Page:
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DUKE OF EDINBURGH 1 class armoured cruisers (2, 1906)


Duke of Edinburgh 1900s


Name No Yard No Builder Laid down Launched Comp Fate
Duke of Edinburgh 15, 58, N33 238 Pembroke DYd 11.2.1903 14.6.1904 20.1.1906 sold 4.1920
Black Prince 65   Thames Iron Wks, Blackwall 3.6.1903 8.11.1904 17.3.1906 sunk 31.5.1916

Technical data

Displacement normal, t


Displacement full, t


Length, m

146.3 pp 154.1 oa

Breadth, m


Draught, m


No of shafts



2 4-cyl VTE, 20 Babcock and 6 cylindrical boilers

Power, h. p.


Max speed, kts


Fuel, t

coal 2150

Endurance, nm(kts)


Armour, mmbelt: 152 - 76, bulkheads: 51, decks: 38 - 19, turrets: 190 - 114, barbettes: 152, battery: 152, ammunition tubes: 76, CT: 254

6 x 1 - 234/47 BL Mk X, 10 x 1 - 152/50 BL Mk XI, 22 x 1 - 47/50 3pdr Vickers Mk I, 3 - 450 TT (sub, 1 bow, 2 beam)



Standard scale images

<i>Black Prince </i>1914
Black Prince 1914


<i>Duke of Edinburgh </i> 1900s
Duke of Edinburgh 1900s

Project history

Provided under the 1902/03 Programme, these ships were the first RN vessels to be designed under the direction of Phillip Watts and showed a substantial change in style over earlier types. In addition, attempts to restrict the size of first class cruisers was finally abandoned and displacement increased to allow for improvements in armament, protection and machinery power. The 234mm gun was re-adopted and fitted in single turrets arranged similarly to those in the Devonshire class except that wing positions were provided abreast the mainmast as well as the foremast. As in the King Edward VII class battleships the 152mm gun casemate protection of earlier ships was abandoned in favour of a central armoured battery on the main deck with ports for five guns on each side; the aftermost ports were embrasured, to allow astern fire, but not those forward, presumably to avoid spray problems. Unfortunately the 152mm guns were so close to the waterline that they were unworkable in anything but very calm weather. The reduction of shell-bursting structures reached its final stage in these ships which had clear upper decks without the traditional high bulwarks, but this, combined with a low freeboard, resulted in their being wet amidships although the high forecastle allowed them to maintain a high speed in a seaway.      The 47mm guns were virtually useless as anti-torpedo weapons and their adoption in this and the following class is inexplicable. Eight were mounted on the forward and after superstructures and one on each 234mm turret. Despite the apparent improvements over earlier classes the ineffective secondary battery reduced the value of these ships considerably and they did not enjoy a high reputation.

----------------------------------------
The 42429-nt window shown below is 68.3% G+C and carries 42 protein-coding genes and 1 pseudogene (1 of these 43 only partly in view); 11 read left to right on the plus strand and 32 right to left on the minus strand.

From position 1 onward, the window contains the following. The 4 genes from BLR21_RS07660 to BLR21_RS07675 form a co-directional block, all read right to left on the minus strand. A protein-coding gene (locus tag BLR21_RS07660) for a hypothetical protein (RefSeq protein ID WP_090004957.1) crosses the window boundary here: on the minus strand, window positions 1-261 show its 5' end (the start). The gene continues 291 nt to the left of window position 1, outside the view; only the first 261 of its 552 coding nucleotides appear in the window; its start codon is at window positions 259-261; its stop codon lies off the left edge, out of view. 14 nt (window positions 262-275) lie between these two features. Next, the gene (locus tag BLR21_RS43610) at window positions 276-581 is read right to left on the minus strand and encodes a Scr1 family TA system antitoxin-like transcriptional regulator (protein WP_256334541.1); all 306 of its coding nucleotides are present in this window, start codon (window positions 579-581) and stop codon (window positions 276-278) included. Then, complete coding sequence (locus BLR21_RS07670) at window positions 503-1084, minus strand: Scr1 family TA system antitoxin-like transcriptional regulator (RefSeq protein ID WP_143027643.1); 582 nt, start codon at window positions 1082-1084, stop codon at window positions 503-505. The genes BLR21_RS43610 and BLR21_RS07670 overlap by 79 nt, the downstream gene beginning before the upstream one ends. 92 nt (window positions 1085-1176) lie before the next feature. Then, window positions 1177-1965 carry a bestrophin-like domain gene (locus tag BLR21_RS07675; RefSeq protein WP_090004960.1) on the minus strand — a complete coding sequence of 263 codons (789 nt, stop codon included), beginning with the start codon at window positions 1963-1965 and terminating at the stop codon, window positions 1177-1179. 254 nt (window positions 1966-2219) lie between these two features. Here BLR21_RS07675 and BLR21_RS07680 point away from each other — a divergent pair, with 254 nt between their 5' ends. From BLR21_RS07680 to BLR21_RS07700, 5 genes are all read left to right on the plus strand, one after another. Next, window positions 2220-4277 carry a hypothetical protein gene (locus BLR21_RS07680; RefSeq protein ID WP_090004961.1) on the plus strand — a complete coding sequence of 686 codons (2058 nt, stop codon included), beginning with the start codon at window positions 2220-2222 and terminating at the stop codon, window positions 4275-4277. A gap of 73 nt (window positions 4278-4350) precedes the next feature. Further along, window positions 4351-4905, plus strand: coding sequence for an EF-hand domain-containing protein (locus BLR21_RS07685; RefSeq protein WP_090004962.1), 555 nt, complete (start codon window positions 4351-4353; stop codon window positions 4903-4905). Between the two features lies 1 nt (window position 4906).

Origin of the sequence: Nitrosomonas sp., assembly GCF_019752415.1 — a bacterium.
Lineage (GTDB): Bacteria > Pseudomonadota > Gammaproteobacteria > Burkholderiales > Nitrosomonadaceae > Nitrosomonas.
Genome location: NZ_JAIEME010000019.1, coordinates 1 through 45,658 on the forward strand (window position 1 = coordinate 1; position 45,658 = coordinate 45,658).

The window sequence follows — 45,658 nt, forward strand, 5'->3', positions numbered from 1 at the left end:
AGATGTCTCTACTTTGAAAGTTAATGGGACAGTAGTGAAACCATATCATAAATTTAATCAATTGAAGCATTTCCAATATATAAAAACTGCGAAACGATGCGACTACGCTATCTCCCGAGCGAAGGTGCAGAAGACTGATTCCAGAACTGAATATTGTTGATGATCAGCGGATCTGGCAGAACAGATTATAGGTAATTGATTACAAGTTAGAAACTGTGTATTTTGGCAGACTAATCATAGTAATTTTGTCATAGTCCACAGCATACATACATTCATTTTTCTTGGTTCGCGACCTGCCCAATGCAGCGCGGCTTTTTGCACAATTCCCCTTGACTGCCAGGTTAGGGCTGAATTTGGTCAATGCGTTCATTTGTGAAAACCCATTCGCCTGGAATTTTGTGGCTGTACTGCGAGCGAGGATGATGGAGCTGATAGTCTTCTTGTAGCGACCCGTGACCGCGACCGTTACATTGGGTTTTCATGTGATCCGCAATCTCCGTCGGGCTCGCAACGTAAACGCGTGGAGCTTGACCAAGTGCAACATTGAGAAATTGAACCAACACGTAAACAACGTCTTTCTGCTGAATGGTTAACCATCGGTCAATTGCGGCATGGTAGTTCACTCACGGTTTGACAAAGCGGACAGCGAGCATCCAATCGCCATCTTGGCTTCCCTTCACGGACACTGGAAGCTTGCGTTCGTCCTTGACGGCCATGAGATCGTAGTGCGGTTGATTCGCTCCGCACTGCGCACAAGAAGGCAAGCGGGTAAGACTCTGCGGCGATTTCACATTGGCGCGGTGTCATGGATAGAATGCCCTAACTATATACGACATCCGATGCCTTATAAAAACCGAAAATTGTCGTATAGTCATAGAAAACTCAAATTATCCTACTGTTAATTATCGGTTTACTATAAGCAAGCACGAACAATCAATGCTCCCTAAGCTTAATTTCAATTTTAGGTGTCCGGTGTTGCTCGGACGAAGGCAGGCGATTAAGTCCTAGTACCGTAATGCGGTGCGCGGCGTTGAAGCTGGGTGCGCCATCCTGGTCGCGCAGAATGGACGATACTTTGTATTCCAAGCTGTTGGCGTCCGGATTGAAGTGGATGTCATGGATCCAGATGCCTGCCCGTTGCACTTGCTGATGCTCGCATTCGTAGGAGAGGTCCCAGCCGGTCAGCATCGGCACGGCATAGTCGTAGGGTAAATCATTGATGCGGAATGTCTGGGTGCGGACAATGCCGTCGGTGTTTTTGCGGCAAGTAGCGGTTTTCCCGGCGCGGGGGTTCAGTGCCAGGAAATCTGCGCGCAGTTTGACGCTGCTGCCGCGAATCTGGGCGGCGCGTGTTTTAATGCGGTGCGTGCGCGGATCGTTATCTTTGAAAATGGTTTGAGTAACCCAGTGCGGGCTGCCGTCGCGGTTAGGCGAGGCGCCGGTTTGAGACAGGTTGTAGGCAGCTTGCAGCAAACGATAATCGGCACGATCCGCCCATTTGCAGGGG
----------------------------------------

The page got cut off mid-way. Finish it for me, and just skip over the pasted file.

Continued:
Ship protection

They had a full length waterline belt which was 152mm thick over 79.3m amidships reducing to 102mm forward and 76mm aft. The central battery had 152mm sides and bulkheads and effectively increased the height of the side armour amidships to the level of the upper deck. The engine room hatch between the lower and main decks was protected by 51mm plating and 51mm screens were provided between the 152mm guns in the battery. The wing barbettes reduced to 76mm behind the battery armour and the turrets had 190mm faces, 140mm sides and 114mm backs. Deck protection was very weak with a 19mm lower deck increasing to 38mm over the steering gear, a 25mm main deck reducing to 19mm under the central battery, and a 25mm upper deck over the battery.

Modernizations 3.

1916, both: - 10 x 1 - 152/50; + 6 x 1 - 152/50 BL Mk XI (in shields between the main deck 234mm turrets).

5/1917, Duke of Edinburgh: - 14 x 1 - 47/50; + 2 x 1 - 152/50 BL Mk XI (in embrasures on the forecastle deck), 1 x 1 - 76/45 20cwt QF Mk I, foremast became tripod.

Naval service

Black Prince was sunk by gunfire from German battleships during the night action at Jutland 31.5.1916, all hands lost.

Many thanks to Wolfgang Stöhr for additional information on this page.